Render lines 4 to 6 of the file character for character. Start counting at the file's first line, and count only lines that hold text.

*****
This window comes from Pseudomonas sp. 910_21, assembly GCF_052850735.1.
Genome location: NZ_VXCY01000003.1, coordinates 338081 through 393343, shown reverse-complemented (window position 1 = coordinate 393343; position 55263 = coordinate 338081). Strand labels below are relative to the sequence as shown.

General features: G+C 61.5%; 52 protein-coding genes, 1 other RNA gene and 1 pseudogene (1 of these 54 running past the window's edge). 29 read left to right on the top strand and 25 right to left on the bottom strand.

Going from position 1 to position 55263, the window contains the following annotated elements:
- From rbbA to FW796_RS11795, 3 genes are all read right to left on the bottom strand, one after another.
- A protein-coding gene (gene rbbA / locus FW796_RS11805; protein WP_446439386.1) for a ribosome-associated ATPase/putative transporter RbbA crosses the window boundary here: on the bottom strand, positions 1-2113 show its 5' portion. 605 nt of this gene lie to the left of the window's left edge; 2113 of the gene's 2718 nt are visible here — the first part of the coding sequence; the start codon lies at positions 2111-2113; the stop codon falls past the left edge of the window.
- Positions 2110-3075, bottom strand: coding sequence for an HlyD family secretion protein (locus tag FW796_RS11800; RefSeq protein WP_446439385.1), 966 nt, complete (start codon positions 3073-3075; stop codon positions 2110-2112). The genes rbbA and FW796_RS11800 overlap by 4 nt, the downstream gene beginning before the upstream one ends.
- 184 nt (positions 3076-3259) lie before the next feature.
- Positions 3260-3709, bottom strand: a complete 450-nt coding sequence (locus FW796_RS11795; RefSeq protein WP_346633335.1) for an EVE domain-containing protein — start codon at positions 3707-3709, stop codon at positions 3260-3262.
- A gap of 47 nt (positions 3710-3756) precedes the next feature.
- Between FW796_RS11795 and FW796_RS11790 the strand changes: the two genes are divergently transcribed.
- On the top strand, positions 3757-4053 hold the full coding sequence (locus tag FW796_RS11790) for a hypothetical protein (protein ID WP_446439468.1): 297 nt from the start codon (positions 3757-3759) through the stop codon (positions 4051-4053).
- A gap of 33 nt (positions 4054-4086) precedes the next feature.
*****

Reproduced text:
Going from position 1 to position 55263, the window contains the following annotated elements:
- From rbbA to FW796_RS11795, 3 genes are all read right to left on the bottom strand, one after another.
- A protein-coding gene (gene rbbA / locus FW796_RS11805; protein WP_446439386.1) for a ribosome-associated ATPase/putative transporter RbbA crosses the window boundary here: on the bottom strand, positions 1-2113 show its 5' portion. 605 nt of this gene lie to the left of the window's left edge; 2113 of the gene's 2718 nt are visible here — the first part of the coding sequence; the start codon lies at positions 2111-2113; the stop codon falls past the left edge of the window.